Dom has used this week to finish up his props. He has create various props which we can use to litter the streets with. Having these props in the environment will  change the city from a ghost town into a city which is being lived in and shows that quality of life of the inhabitants too.

    We are looking to have all our buildings fully textured and in engine next week. Check back for the update.

  3. More First Hand Reference - Joe Dempsey

    Thursday, 14 March 2013

    Last week I was able to find some time to spend a few hours in and around Leicester City center with my camera, on the look out for any reference that may be of value for the group, both with modelling and texturing.

    After being set with the task of modelling the modular church ground assets, I was quite keen on visiting various churches dotted around the city center, some actually quite close to the DeMontfort University campus, and not to forget Leicester Cathedral. Another area of particular interest, right around the corner from the Cathedral coincidentally! was the Leicester Guild Hall. The Guild Hall is a wonderfully preserved timber framed building, dating back almost 600 years and a perfect example of the type of building the team are hoping to depict on the 17th Century streets of London.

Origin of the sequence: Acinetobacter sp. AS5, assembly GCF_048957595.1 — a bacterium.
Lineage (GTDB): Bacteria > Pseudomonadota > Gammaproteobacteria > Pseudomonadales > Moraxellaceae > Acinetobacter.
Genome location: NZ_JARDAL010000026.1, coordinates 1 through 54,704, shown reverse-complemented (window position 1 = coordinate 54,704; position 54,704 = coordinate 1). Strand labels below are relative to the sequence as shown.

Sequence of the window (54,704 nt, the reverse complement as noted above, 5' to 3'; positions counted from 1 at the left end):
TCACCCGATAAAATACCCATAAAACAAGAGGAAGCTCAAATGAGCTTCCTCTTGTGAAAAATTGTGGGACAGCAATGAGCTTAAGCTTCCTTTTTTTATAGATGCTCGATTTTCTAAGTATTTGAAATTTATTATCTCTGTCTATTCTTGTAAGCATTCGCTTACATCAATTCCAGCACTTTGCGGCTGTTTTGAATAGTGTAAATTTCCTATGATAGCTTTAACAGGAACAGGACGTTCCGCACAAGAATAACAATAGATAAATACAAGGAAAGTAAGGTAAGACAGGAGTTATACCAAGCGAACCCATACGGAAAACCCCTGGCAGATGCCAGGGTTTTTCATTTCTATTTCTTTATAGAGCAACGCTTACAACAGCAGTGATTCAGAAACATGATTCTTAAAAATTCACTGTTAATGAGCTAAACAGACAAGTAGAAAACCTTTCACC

After a few hours I had taken almost 300 pictures, some particularly for use as reference for modelling and plenty of images which will be a fantastic source of reference now that the team are beginning the texturing process.

    Below are a selection of images from the day's catch!

    Preliminary texture examples will soon be posted, shortly followed with examples of the textured models in CryENGINE so make sure you keep looking back for updates!

    Leicester Cathedral - Joe Dempsey

  4. Week Five – Back to the Map

    Tuesday, 12 March 2013